June 21, 2020
César Rodríguez Salinas, the guardian of art
We interviewed César Rodríguez Salinas, Textile Conservator at the Kunstmuseum Den Haag (The Hague, The Netherlands)
The art conservatotion is one of the least visible profession in a museum… What are you most passionate thing of your work? How did you decide on this career?
The profession of conservator-restorer of cultural property is a demanding profession which requires constant learning and professional development. From scientific knowledge (such as the constituent materials of works of art, as well as their present degradation processes), passing through the technical one (such as exhaustive studies of the artistic techniques used by the artist) until reaching the historical study (context social in which the work of art is developed) all of them will be the tools to be carried out by a conservative restorer when facing both a movable asset (sculpture, painting, photography, engraving, textile) and real estate (architecture).
Raised in a family textile environment, I’m very grateful to learn from a very young age the value of textile objects, being the 5th generation (after more than 100 years) connected to the textile guild. However, unlike my ancestors, my work will not lie in making new clothing, but rather in safeguarding history and artistic objects.
This will be precisely what will allow me to travel to the past and meet -through the study of materials- with the people who once dressed them as well as the creative mind that once designed them.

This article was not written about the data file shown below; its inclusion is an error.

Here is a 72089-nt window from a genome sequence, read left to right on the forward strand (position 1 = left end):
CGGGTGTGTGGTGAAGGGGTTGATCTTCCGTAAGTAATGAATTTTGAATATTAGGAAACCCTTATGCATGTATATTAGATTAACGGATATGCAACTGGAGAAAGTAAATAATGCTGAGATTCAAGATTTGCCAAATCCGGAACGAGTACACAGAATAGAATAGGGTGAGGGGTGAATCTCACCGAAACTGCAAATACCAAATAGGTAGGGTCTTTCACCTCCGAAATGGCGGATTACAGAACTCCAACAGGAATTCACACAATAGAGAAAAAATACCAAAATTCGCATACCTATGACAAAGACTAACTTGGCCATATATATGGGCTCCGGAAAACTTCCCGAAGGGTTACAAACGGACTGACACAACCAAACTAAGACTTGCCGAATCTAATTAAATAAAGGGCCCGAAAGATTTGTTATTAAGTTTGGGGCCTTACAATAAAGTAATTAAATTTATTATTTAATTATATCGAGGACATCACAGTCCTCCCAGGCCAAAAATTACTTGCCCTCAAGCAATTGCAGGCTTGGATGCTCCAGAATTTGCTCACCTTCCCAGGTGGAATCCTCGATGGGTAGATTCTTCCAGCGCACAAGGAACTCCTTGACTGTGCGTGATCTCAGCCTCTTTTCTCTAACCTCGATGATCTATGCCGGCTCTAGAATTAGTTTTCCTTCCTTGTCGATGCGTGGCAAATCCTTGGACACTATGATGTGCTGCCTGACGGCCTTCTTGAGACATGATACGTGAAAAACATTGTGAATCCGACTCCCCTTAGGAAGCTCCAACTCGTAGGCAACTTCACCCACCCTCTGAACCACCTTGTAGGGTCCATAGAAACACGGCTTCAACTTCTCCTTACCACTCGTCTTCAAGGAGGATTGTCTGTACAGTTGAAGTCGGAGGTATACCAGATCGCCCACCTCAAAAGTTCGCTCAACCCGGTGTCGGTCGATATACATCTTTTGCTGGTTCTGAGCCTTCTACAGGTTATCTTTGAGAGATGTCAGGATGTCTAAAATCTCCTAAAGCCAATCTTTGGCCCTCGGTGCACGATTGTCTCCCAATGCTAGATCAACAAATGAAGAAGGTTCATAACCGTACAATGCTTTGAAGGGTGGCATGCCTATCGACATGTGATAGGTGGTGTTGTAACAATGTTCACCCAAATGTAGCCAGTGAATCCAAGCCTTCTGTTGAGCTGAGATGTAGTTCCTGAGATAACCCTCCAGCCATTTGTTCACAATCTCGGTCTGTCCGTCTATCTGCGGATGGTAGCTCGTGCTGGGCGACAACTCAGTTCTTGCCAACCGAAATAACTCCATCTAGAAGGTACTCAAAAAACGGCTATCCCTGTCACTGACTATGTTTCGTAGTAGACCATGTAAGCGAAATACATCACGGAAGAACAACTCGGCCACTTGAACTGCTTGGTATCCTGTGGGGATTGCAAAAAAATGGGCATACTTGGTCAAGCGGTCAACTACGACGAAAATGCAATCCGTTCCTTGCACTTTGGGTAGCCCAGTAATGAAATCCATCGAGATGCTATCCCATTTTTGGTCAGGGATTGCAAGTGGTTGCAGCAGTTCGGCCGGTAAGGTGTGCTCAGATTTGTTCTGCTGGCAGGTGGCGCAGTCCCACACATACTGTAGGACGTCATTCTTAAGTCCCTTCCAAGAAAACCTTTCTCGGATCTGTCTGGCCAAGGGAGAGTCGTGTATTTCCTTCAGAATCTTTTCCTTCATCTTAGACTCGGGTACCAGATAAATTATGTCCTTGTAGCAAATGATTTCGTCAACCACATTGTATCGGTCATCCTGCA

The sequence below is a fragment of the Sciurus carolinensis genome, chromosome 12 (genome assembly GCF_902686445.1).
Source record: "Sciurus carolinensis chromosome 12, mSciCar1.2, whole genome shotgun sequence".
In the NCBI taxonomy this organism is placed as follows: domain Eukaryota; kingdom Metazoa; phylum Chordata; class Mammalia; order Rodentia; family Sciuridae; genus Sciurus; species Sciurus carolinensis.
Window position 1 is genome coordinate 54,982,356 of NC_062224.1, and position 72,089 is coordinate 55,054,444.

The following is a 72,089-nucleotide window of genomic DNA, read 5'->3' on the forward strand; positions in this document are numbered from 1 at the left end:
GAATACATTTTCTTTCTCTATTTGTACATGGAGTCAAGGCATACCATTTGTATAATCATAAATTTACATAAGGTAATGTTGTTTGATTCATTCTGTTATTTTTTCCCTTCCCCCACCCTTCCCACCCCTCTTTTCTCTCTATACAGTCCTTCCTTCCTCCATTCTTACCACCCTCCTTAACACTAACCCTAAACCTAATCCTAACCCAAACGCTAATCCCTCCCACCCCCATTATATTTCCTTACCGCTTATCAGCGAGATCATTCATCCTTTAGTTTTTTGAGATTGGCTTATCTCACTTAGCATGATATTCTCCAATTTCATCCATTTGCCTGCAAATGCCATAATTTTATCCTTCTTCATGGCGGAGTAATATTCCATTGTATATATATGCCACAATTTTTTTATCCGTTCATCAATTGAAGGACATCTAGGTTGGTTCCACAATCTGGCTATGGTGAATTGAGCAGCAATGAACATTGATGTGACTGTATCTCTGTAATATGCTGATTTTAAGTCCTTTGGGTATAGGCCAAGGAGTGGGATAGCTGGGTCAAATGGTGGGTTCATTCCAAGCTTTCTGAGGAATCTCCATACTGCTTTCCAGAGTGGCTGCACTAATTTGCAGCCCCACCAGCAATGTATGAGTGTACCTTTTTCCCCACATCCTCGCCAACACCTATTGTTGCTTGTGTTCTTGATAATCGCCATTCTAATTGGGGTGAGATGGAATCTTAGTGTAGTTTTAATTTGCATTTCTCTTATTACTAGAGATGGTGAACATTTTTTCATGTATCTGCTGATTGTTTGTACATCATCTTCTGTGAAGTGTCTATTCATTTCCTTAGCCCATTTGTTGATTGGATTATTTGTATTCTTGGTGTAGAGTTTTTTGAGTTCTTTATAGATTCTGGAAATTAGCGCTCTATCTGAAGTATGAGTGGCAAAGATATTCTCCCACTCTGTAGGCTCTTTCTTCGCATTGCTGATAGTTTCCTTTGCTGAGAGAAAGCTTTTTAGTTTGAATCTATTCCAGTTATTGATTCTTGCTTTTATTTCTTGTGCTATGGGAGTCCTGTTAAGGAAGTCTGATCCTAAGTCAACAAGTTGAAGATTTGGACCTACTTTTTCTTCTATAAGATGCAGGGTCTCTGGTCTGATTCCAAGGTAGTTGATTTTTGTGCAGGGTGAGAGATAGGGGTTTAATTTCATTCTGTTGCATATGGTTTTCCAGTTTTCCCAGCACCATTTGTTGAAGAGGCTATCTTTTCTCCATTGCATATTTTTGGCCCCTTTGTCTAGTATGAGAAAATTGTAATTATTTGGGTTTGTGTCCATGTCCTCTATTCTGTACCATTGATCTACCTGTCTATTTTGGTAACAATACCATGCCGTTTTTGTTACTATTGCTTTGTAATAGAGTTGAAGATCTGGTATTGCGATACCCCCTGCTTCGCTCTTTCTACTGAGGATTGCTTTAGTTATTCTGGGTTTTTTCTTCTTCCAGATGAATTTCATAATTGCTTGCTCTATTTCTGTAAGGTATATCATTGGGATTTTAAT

On June 1, the Bilbao museums reopen. Especially the BBAA, you know him very well, you participated in the organization of the exhibition “The 50s. Fashion in France”. Tell us, how was that experience?
The Bilbao Fine Arts Museum was one of the first museums where I was able to discover, from a very young age, the beauty of neoclassical architecture as well as the great artistic traditions through the great Basque plastic artists. It is a museum that has been growing hand in hand with the city, adapting to all the changes that the city has undergone over the years, making it one of the most important collections on the national museum scene.
Thanks to my final degree work, carried out by the professionals of the museum’s conservation and restoration department, I was able to discover the talent of Cristóbal Balenciaga through the retrospective that the museum carried out in collaboration with the Cristóbal Balenciaga Foundation and Basque Government in 2010. This first fashion exhibition held at the museum allowed me to see first-hand the great talent of the Basque designer and discover the beauty of haute couture, through the dresses preserved there.
A few years later, the exhibition The 1950s. Fashion in France (03.10.15 – 08.38.15) allowed me to return to Bilbao and meet former colleagues to carry out this ambitious project brought by Miren Arzalluz along with the objects belonging to the collection of the Palais Galliera de Paris.
Observing the final result, after several weeks of hard work, was very special, both due to people’s reactions and the perfect harmony in which the dresses (Dior, Balenciaga, Givenchy, Lanvin, Cardin) connected with the works of the old museum rooms.